Baker further prepared by spending time at the Olympic Training Center in Colorado Springs, where he interacted with many experienced Greco competitors.

“I had a lot of help from resident athlete Rob Smith, who worked with me everyday.  Slowly, little by little, I caught on to Greco,” he said.  “I also had some of the Olympians helping me and the coaches there were great.”

The efforts paid off with his Junior World Team Trials title.  And he followed that by briefly going home to California before returning to Colorado Springs for the remainder of the summer.

“It’s been eye opening to see what the next level looks like and what you need to do to get there,” he said.  “I know now that’s what I want.  I was here [Colorado Springs] almost the whole summer, except for a few days back in New York.”

Baker returned to the Empire State to make sure everything was in place for the fall semester of his sophomore year.

He expects to be the starter at 285 for the Lions in 2012-13 after backing up NCAA qualifier Kevin Lester in his debut campaign.  Baker compiled a 13-5 record with nine bonus point victories as a freshman.  He won the New York States B title at heavyweight and also placed in the Freshman/Sophomore division at the Michigan State Open.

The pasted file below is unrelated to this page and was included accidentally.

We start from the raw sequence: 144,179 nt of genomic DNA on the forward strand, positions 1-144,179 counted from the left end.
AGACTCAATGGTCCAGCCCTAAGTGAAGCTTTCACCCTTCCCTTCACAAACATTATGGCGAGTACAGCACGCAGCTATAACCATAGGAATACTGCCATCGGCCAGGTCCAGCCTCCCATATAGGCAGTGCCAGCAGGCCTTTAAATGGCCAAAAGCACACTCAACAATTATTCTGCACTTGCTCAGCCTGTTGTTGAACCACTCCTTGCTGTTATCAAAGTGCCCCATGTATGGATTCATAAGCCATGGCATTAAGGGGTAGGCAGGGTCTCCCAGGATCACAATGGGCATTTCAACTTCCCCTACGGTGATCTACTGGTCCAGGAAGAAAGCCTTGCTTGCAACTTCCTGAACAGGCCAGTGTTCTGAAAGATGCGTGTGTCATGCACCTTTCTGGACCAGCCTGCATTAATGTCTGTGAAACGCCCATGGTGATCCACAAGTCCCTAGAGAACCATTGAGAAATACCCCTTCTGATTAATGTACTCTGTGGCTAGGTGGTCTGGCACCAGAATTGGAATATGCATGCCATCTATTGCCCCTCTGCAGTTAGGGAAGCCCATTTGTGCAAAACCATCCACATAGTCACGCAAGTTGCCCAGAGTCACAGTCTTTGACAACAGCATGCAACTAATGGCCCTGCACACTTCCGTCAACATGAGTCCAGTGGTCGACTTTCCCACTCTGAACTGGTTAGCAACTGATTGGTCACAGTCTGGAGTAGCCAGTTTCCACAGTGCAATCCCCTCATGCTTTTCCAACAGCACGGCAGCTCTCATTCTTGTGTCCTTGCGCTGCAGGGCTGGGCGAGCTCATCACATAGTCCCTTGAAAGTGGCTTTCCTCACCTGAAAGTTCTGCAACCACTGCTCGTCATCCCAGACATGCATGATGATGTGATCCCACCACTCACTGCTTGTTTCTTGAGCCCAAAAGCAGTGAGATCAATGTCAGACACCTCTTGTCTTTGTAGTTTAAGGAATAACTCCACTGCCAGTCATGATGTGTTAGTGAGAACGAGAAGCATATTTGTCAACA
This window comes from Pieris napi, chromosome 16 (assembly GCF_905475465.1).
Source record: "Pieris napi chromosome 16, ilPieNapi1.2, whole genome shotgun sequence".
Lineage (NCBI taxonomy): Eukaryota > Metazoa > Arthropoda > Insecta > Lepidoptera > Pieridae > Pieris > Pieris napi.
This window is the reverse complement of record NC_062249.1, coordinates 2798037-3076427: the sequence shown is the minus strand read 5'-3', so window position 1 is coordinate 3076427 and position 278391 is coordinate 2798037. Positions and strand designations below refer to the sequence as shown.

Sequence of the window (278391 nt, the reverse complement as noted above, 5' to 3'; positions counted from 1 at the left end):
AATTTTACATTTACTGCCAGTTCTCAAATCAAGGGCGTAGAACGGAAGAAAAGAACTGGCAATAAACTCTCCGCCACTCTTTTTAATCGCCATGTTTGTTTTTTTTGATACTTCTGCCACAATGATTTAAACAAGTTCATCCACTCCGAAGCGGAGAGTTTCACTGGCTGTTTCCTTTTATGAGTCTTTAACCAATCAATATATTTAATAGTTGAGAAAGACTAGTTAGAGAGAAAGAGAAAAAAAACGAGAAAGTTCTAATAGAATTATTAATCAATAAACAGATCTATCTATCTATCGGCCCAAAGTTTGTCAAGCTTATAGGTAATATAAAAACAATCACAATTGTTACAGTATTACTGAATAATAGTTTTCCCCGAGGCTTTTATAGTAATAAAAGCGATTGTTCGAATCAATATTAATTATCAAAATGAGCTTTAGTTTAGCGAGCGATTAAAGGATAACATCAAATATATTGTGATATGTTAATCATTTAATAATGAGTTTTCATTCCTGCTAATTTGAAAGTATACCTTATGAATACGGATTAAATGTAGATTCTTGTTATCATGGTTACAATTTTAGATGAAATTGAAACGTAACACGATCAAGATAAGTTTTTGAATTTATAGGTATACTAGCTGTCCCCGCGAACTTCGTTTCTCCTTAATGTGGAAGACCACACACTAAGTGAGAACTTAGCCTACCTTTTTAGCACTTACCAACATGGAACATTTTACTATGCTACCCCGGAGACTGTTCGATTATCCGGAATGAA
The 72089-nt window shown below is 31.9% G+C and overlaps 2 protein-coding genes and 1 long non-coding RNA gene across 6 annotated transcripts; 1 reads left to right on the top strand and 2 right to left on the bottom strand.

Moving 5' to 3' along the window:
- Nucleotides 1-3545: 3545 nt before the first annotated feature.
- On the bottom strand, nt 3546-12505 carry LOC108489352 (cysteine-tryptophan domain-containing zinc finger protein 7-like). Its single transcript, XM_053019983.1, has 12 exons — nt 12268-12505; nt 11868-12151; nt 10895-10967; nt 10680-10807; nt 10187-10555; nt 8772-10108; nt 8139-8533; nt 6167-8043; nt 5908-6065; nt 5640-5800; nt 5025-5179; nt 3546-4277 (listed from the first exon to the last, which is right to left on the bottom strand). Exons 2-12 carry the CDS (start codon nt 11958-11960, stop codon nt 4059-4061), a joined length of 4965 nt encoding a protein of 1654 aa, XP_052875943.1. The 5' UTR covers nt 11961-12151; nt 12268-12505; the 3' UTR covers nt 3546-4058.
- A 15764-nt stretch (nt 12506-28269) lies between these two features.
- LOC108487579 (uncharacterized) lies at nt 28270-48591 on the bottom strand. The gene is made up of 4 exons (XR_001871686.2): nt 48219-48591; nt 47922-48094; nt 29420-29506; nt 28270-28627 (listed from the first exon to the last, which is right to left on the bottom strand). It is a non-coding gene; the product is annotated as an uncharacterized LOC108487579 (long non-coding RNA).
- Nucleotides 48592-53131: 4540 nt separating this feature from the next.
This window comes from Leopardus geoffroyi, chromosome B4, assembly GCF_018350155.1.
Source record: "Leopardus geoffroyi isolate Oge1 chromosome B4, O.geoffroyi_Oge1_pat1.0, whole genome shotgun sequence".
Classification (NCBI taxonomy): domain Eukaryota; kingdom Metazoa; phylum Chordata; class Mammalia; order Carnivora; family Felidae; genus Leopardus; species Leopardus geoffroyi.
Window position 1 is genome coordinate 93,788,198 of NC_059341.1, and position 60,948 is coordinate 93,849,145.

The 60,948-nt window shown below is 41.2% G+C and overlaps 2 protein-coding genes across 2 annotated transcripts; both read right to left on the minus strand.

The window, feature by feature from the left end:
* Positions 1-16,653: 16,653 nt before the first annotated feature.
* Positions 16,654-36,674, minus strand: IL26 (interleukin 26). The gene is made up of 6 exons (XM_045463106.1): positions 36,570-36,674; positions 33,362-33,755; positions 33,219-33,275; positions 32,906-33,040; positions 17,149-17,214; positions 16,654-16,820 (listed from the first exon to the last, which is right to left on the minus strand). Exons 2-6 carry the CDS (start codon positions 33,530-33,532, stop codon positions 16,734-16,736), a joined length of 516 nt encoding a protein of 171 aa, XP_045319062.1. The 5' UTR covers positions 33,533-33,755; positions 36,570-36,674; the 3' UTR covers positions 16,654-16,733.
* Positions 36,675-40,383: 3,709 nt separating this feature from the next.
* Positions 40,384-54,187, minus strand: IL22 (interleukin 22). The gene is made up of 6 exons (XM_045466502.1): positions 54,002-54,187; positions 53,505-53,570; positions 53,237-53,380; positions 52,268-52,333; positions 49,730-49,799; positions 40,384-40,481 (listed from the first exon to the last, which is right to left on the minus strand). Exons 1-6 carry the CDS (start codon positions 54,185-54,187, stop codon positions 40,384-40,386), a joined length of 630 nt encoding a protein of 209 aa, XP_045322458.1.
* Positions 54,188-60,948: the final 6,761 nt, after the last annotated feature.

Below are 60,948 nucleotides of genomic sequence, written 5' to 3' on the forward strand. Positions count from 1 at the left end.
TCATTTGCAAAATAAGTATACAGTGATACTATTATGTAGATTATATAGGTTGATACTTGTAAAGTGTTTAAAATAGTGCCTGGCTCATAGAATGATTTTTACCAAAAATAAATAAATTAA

“I felt the difference between high school and college wrestling was huge,” he said. “You go from the top of the totem pole in high school to the bottom where you’re getting beaten up every day.  The first year is really a character builder.  You have to have the mentality to say, ‘I’m going to keep getting better and if he’s going to beat me, he’ll have to work for every single point’.  Kevin [Lester] and I would go at it everyday and he taught me a lot.  As the season went on, I started believing a lot more.”

His belief has continued to grow, especially with his success in the college offseason.

“My goal is to be an All-American next year,” he said.  “I feel like the Ivies are wide open right now at my weight and I know that the EIWA has some good heavyweights, but I think I can be at that caliber if I stay hungry and humble.”